In this video, we’re going to take a look at three Junkers designs, the Ju90, 290, and 390, and why they failed.
The story of the Junkers giant goes back to the Ju, which itself is an enlarged version of the Ju89 bomber.
This was a mid-1939 contender for the so-called ‘Ural Bomber’ specification, issued by the RLM. This outlined an aircraft capable of striking targets as far as the Ural Mountains in Soviet Russia from German territory.
However, the ‘Ural Bomber’ specification was canceled in 1937. One of the reasons where the doubts about Germany’s industrial capacity to build large bombers en mass essentially killed the Ju 89.
The Ju 290 was the biggest landplane that was to achieve series production in Germany during the war.
It had a length of 28.6 meters (94 ft) and a wingspan of 42 meters (137 ft 10 inches.) This plane was only a little bit smaller than the Boeing B-29 Superfortress.
The Experimental Ju 390
The 390 was a rather fascinating and distinct development of the 290, which mostly involved bolting on two additional engines and enlarging the aircraft to try and increase its huge range even further.
The 390 program is fairly shrouded in mystery and not much is known about it. The first prototype, the V1, was constructed in Dessau and underwent its maiden flight in October 1943. Meanwhile, the second prototype was built in mid-1944 though it never flew.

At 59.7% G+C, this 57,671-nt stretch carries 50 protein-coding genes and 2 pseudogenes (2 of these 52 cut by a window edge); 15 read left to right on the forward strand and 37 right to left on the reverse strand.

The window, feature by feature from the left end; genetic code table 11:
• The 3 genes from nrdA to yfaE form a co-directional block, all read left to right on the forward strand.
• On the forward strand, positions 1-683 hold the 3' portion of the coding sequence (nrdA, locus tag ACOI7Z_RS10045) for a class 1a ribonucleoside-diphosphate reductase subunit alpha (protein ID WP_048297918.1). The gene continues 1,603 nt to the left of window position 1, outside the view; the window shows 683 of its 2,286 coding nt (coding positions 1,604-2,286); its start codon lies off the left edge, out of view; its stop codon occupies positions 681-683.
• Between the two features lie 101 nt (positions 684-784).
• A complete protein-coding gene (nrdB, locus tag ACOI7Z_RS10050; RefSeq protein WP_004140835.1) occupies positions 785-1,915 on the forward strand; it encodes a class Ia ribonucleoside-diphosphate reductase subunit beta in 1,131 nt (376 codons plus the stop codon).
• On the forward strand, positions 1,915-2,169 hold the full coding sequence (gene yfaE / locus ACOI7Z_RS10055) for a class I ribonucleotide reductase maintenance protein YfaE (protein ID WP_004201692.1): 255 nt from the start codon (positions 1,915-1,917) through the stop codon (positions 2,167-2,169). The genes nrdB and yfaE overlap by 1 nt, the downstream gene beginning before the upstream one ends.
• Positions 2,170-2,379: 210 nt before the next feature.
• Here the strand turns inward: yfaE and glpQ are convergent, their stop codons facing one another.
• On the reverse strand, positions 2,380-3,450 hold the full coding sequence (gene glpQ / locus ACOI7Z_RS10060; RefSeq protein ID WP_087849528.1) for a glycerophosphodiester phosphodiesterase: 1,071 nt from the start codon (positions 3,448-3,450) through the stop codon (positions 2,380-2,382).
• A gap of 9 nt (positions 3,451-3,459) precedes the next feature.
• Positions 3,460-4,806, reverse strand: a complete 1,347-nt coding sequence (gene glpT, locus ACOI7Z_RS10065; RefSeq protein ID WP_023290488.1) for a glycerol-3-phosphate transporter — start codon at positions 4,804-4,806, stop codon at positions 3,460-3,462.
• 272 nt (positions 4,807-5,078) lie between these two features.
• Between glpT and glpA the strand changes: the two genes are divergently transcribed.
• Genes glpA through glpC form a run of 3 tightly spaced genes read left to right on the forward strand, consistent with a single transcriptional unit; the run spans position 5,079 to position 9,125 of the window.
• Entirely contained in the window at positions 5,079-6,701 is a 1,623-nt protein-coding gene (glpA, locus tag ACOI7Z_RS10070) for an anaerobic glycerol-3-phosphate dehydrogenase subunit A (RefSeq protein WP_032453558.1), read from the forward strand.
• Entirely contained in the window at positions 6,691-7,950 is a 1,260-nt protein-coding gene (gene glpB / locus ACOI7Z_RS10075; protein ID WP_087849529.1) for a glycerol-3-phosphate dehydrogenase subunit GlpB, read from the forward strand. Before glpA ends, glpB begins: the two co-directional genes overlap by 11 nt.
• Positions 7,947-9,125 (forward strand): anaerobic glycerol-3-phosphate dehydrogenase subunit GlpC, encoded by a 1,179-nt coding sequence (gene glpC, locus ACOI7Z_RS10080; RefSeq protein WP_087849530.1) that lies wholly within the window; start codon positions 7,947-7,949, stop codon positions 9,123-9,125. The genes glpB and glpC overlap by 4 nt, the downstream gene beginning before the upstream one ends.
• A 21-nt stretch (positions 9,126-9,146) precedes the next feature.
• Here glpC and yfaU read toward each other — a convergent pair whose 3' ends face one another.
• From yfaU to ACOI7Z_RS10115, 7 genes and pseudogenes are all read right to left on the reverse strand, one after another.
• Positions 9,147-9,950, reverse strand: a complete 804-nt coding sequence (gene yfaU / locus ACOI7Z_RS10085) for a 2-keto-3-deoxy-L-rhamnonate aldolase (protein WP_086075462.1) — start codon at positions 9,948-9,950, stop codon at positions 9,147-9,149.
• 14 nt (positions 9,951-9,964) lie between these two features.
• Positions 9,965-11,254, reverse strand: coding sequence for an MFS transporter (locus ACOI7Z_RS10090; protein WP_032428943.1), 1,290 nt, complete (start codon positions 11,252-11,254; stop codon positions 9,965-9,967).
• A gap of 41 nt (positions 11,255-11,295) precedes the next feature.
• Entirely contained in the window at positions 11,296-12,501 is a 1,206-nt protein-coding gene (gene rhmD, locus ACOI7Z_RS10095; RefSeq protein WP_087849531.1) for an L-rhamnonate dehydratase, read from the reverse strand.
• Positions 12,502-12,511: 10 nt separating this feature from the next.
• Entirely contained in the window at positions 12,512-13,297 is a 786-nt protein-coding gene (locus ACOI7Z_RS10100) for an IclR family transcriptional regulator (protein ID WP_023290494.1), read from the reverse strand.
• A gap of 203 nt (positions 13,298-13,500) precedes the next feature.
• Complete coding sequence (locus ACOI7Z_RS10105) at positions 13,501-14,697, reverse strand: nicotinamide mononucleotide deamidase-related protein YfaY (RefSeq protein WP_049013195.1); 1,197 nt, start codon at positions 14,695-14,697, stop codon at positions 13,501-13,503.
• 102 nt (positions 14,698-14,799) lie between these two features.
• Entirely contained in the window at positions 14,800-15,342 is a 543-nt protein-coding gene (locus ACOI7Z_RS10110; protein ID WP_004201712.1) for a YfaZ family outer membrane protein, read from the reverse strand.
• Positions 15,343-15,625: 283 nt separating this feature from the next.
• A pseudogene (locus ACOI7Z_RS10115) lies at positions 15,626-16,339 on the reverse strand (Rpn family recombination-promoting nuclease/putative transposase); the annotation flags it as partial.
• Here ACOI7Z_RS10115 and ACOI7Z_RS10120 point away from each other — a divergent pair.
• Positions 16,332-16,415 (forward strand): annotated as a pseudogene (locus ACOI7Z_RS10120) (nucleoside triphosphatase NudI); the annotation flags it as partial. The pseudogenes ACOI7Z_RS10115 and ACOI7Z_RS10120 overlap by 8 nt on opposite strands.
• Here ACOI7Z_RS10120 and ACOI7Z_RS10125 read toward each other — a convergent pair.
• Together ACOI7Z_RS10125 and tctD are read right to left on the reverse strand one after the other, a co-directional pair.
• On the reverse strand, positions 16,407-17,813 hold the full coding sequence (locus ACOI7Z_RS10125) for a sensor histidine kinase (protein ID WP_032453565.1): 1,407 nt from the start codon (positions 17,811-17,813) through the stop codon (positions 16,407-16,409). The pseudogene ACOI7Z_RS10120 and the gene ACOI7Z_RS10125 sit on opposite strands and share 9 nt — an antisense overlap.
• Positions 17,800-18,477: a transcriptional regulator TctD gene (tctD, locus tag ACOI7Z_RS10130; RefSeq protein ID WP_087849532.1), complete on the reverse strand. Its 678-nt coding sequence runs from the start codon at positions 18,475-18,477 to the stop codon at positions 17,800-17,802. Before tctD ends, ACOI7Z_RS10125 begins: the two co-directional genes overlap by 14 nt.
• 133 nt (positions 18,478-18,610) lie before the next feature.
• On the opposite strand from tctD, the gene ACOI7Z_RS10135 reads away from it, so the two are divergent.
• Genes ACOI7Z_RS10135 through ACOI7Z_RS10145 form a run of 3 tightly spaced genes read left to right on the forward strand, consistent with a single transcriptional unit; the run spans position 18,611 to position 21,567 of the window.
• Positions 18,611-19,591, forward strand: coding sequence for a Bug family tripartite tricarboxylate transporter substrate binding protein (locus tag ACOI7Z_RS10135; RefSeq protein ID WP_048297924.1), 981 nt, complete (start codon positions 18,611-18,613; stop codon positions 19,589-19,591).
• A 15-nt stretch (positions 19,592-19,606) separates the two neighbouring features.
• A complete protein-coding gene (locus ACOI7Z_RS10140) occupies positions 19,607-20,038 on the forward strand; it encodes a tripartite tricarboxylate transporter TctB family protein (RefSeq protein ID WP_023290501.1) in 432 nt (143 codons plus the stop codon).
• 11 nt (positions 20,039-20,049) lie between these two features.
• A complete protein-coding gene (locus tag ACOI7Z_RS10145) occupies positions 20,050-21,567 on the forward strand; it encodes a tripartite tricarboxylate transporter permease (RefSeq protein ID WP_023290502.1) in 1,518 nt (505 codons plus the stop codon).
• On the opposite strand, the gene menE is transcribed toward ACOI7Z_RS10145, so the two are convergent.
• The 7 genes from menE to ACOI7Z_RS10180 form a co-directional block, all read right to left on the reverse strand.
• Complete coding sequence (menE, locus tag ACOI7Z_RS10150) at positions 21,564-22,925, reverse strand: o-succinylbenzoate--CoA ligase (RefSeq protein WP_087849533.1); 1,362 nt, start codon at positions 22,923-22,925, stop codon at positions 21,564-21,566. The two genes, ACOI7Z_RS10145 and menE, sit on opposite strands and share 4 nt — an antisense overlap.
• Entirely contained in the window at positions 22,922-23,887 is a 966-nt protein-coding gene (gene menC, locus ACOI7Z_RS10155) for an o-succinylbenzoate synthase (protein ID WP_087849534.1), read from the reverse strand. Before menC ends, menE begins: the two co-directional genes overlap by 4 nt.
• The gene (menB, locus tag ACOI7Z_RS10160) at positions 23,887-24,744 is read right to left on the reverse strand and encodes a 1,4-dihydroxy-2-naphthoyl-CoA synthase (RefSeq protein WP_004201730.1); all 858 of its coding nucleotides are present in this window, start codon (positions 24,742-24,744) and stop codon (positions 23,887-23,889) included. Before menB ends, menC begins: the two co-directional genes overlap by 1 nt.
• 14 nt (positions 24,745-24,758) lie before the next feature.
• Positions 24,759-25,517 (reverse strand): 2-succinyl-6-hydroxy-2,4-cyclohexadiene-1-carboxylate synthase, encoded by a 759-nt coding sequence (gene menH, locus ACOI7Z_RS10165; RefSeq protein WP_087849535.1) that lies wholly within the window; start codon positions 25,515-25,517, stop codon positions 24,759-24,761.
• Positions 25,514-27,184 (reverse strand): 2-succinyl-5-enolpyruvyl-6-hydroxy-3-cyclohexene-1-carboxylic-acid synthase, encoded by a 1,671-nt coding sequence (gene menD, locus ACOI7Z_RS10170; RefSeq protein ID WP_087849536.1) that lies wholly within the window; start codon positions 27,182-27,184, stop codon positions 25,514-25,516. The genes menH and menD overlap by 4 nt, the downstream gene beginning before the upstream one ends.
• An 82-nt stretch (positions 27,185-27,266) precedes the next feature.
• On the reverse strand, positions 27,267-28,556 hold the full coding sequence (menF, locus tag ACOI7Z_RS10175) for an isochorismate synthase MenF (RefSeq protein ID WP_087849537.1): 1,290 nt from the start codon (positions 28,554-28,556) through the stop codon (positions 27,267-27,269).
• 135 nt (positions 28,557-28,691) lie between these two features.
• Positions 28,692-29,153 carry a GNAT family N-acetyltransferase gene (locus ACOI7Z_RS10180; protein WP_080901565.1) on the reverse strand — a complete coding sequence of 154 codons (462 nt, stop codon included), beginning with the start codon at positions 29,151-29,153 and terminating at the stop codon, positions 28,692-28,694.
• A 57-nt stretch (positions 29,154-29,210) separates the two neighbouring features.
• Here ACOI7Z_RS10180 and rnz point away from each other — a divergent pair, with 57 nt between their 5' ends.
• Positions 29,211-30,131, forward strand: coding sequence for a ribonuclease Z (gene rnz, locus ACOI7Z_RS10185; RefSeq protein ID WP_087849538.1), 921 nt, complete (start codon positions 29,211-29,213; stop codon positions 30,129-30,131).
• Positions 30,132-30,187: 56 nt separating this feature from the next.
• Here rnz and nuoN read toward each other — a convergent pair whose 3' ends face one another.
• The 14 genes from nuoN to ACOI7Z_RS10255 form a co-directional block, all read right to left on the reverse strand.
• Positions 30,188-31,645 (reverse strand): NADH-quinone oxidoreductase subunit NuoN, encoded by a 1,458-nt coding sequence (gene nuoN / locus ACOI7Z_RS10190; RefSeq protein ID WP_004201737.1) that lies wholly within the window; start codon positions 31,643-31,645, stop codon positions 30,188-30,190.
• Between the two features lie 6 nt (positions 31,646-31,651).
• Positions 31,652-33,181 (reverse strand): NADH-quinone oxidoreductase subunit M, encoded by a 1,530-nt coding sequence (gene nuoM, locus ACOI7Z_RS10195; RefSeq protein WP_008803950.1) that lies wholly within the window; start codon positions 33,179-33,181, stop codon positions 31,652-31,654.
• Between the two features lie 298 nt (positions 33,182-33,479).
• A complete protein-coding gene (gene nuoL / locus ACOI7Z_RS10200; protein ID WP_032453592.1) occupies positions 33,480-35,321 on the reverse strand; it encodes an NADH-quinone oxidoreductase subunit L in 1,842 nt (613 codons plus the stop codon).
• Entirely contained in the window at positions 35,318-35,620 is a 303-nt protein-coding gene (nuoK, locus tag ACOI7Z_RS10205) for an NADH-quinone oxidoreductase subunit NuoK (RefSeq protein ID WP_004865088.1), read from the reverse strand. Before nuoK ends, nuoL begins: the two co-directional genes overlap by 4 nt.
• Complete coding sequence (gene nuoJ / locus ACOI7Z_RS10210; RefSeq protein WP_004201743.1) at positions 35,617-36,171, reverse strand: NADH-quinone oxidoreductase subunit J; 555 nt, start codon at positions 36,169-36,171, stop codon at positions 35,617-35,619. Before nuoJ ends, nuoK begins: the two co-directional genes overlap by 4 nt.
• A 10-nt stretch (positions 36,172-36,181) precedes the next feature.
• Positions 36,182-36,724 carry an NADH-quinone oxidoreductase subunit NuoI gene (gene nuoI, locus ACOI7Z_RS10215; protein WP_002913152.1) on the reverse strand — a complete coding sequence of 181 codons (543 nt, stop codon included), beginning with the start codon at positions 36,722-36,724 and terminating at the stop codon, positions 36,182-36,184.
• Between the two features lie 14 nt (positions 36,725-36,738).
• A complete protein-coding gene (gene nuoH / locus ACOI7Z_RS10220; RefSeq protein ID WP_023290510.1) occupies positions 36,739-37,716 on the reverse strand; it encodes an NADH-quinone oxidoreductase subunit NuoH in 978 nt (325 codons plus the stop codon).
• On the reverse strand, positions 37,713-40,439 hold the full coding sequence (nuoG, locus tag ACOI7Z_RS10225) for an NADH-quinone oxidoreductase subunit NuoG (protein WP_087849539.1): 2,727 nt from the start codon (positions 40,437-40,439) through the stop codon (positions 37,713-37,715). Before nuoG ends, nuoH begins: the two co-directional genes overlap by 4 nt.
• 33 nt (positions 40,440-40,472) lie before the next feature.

The Japanese showed a large interest in the 390 program, considering it of ‘utmost importance.’ However, during the mid-1944 they have other things to worry about, but their interest remained.
At this point, Junkers prepared all of the manufacturing and instructional documents ready to hand over to Japan, but negotiations ended in January 1945, and nothing more came of it.
The Ju 90 and 290 in all its variants and version, would overall leave a fairly modest footprint in World War II- with only 18 and 65 being built respectively.
Nonetheless, the aircraft represented a capable, fast, modern, and well-defended transport in the early years. For instance, in 1940, it would see its first operations with the Luftwaffe, being used as a transport aircraft during the Norwegian campaign. It was tasked to carry a large number of supplies, ammo, and weaponry from Germany.
Although operational usage had stayed modest for the next couple of years. It undertook general transport duties, and the use of the aircraft would seriously ramp up in late 1942 as plans were in place to put up a four-engine transport squadron that would supply troops in Soviet territory.
For a time, these planes were large ambitious planes, particularly for a country whose industry preferred medium-sized designs. They were also well-equipped despite their small numbers, such as supporting ground troops in Norway, carrying supplies to Fareast Asia, and serving as convoys in the Atlantic. However, this was also their biggest downfall, these planes were scattered in various roles that it wasn’t designed for and any losses were almost impossible to replace.